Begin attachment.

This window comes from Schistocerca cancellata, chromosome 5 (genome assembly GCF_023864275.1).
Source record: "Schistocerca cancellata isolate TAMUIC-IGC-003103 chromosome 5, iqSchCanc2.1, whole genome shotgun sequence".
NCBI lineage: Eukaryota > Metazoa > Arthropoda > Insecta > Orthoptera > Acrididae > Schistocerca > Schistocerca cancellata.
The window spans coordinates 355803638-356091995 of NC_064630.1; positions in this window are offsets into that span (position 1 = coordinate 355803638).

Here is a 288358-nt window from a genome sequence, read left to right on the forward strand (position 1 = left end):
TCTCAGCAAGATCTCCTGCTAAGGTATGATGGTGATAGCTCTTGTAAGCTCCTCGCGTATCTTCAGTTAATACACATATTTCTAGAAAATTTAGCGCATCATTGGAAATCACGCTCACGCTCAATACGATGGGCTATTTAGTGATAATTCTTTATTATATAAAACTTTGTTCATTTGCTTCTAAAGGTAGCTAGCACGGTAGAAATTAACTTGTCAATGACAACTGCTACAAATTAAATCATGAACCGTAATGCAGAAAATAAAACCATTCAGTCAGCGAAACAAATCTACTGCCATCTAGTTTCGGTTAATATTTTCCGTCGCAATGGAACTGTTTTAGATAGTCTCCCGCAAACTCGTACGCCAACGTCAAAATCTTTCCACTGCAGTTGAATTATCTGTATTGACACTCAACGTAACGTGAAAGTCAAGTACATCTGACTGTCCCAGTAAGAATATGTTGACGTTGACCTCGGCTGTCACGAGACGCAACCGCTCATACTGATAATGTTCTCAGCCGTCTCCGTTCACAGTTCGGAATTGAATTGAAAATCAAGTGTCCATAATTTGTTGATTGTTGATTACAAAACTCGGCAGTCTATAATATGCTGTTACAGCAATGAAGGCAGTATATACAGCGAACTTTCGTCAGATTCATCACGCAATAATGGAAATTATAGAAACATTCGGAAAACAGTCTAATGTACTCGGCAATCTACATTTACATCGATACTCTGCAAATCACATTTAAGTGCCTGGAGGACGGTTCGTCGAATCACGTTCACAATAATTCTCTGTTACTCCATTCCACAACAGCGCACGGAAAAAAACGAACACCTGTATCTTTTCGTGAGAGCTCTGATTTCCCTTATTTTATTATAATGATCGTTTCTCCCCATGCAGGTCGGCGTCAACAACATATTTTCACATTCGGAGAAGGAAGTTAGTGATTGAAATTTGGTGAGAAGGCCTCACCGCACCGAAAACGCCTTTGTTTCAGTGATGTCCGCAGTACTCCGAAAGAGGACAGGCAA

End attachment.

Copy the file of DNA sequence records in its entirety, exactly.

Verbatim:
This window comes from Schistocerca cancellata, chromosome 5 (genome assembly GCF_023864275.1).
Source record: "Schistocerca cancellata isolate TAMUIC-IGC-003103 chromosome 5, iqSchCanc2.1, whole genome shotgun sequence".
NCBI lineage: Eukaryota > Metazoa > Arthropoda > Insecta > Orthoptera > Acrididae > Schistocerca > Schistocerca cancellata.
The window spans coordinates 355803638-356091995 of NC_064630.1; positions in this window are offsets into that span (position 1 = coordinate 355803638).

Here is a 288358-nt window from a genome sequence, read left to right on the forward strand (position 1 = left end):
TCTCAGCAAGATCTCCTGCTAAGGTATGATGGTGATAGCTCTTGTAAGCTCCTCGCGTATCTTCAGTTAATACACATATTTCTAGAAAATTTAGCGCATCATTGGAAATCACGCTCACGCTCAATACGATGGGCTATTTAGTGATAATTCTTTATTATATAAAACTTTGTTCATTTGCTTCTAAAGGTAGCTAGCACGGTAGAAATTAACTTGTCAATGACAACTGCTACAAATTAAATCATGAACCGTAATGCAGAAAATAAAACCATTCAGTCAGCGAAACAAATCTACTGCCATCTAGTTTCGGTTAATATTTTCCGTCGCAATGGAACTGTTTTAGATAGTCTCCCGCAAACTCGTACGCCAACGTCAAAATCTTTCCACTGCAGTTGAATTATCTGTATTGACACTCAACGTAACGTGAAAGTCAAGTACATCTGACTGTCCCAGTAAGAATATGTTGACGTTGACCTCGGCTGTCACGAGACGCAACCGCTCATACTGATAATGTTCTCAGCCGTCTCCGTTCACAGTTCGGAATTGAATTGAAAATCAAGTGTCCATAATTTGTTGATTGTTGATTACAAAACTCGGCAGTCTATAATATGCTGTTACAGCAATGAAGGCAGTATATACAGCGAACTTTCGTCAGATTCATCACGCAATAATGGAAATTATAGAAACATTCGGAAAACAGTCTAATGTACTCGGCAATCTACATTTACATCGATACTCTGCAAATCACATTTAAGTGCCTGGAGGACGGTTCGTCGAATCACGTTCACAATAATTCTCTGTTACTCCATTCCACAACAGCGCACGGAAAAAAACGAACACCTGTATCTTTTCGTGAGAGCTCTGATTTCCCTTATTTTATTATAATGATCGTTTCTCCCCATGCAGGTCGGCGTCAACAACATATTTTCACATTCGGAGAAGGAAGTTAGTGATTGAAATTTGGTGAGAAGGCCTCACCGCACCGAAAACGCCTTTGTTTCAGTGATGTCCGCAGTACTCCGAAAGAGGACAGGCAA